UK Government Faces Trial Over Privacy International Surveillance Suit

surveillance cyber crime, cyber intelligence

Privacy International wants to know why the government isn’t talking about export of spy gear from British firm Gamma

Human rights organisation Privacy International is going to trial with HMRC, over the latter’s refusal to release information about exports of a British surveillance technology seller.

Privacy International sued HMRC in April, claiming the government had not released information on the sales of Gamma International, whose FinFisher spy software was found in countries with repressive regimes, including . A court has now ruled the case should proceed to trial as the claims are “of public importance”, Privacy International said.

g-cloud government westminster big ben © Shutterstock QQ7The activist group believes HMRC has acted unlawfully for not supplying information on Gamma’s export practices.

Fighting surveillance tech

“We welcome the court’s decision, and look forward to asking the court to force HMRC to make a fresh decision and disclose what steps, if any, they are taking to hold surveillance companies to account for potentially illegal exports,” said Eric King, head of research at Privacy International.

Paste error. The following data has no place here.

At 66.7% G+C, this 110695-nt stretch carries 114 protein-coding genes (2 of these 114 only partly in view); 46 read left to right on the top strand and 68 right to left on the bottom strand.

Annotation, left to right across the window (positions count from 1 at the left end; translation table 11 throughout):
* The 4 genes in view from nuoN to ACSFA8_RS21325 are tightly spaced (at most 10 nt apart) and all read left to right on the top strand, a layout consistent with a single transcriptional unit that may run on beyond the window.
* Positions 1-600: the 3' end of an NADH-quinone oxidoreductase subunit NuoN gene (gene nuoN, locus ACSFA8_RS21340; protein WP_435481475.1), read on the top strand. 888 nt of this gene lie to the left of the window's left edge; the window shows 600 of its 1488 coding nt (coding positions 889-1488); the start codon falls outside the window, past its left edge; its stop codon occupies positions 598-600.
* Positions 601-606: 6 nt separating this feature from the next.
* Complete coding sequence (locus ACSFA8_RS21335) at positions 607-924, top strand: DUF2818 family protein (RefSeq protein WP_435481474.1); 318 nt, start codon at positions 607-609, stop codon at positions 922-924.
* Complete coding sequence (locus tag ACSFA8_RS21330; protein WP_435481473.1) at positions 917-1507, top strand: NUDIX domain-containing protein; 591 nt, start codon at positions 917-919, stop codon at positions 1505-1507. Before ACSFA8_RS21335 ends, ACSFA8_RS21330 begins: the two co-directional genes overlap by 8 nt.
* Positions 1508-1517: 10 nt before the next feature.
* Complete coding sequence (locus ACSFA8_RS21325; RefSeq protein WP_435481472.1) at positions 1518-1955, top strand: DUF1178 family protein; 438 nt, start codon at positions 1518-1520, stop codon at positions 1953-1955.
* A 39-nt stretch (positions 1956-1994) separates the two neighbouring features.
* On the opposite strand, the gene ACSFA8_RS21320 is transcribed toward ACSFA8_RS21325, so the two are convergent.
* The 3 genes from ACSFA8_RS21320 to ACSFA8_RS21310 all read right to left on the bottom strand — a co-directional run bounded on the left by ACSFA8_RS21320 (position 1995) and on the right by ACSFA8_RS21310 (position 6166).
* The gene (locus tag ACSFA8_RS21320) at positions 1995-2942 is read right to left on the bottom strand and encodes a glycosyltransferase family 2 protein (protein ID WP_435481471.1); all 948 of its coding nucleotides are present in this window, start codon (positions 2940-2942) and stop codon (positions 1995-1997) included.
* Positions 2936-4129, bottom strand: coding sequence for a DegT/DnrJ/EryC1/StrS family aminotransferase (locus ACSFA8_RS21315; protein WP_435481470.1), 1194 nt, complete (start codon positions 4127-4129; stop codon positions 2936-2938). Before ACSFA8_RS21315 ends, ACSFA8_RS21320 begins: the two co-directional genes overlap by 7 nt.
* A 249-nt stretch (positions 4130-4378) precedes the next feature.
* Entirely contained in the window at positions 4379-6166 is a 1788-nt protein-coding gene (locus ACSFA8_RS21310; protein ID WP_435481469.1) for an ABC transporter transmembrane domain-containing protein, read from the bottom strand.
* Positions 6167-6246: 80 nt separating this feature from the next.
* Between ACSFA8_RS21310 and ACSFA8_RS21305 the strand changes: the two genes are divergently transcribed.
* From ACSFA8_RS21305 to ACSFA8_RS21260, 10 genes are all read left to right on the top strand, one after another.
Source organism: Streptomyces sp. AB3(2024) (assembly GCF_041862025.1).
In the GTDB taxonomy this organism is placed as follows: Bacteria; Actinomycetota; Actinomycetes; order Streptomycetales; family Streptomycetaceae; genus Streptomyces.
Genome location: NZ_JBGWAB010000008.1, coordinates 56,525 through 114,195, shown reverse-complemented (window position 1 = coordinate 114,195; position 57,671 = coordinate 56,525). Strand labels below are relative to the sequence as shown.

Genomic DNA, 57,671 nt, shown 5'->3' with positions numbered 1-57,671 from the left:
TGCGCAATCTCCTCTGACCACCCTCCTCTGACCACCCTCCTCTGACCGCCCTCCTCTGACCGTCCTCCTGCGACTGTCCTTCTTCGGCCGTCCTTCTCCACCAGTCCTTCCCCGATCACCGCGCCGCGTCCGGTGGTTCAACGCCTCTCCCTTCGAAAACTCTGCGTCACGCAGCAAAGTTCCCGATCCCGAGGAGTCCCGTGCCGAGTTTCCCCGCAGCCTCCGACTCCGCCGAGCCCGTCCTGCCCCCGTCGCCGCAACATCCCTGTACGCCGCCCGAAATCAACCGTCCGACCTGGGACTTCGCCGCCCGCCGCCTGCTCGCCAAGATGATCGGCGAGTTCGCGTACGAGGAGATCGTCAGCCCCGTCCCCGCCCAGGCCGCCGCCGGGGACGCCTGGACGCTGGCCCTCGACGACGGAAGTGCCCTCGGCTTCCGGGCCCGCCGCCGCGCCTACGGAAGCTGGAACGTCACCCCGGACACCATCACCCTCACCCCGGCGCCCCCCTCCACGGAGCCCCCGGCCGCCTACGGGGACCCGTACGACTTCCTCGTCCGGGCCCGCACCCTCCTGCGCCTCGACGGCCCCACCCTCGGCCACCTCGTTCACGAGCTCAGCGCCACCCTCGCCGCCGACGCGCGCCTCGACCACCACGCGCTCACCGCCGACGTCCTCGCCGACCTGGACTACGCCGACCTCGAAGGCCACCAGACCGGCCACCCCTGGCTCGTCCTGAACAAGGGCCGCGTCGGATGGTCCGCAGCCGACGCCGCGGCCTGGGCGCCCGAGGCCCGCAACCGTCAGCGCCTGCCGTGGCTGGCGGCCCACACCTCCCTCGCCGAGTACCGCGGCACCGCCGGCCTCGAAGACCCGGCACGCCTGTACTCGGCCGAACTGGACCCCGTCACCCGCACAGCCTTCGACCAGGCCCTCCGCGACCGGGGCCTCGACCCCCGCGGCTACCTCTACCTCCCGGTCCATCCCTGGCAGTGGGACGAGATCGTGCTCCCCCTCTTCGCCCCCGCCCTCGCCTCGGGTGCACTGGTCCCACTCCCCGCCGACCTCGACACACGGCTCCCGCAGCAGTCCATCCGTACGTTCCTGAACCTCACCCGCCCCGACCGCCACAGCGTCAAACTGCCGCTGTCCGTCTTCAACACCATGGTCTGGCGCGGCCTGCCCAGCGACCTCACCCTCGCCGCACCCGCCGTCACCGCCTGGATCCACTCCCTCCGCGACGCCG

“The public, especially victims targeted by this invasive surveillance, have a right to know what is being done.”

The hearing is likely to take place early next year.

Gamma and its competitors, such as Italy’s Hacking Team, have taken a battering from Internet activists over the past year, who are concerned the companies are knowingly flogging kit to repressive regimes.

FinFisher was found in at least 36 countries, according to a recent Citizen Lab report, including Bahrain and Egypt, where some fear the spy software, which is said to be delivered in targeted spear phishing attacks, is being used to target anti-government protesters.

The companies, however, claim they have strict rules on whom they sell to and how their technology is used.

Privacy International thinks governments should be enforcing strict export rules on such technology, but fears it may not have done. In the case of Gamma, it believes the company could have broken those rules.

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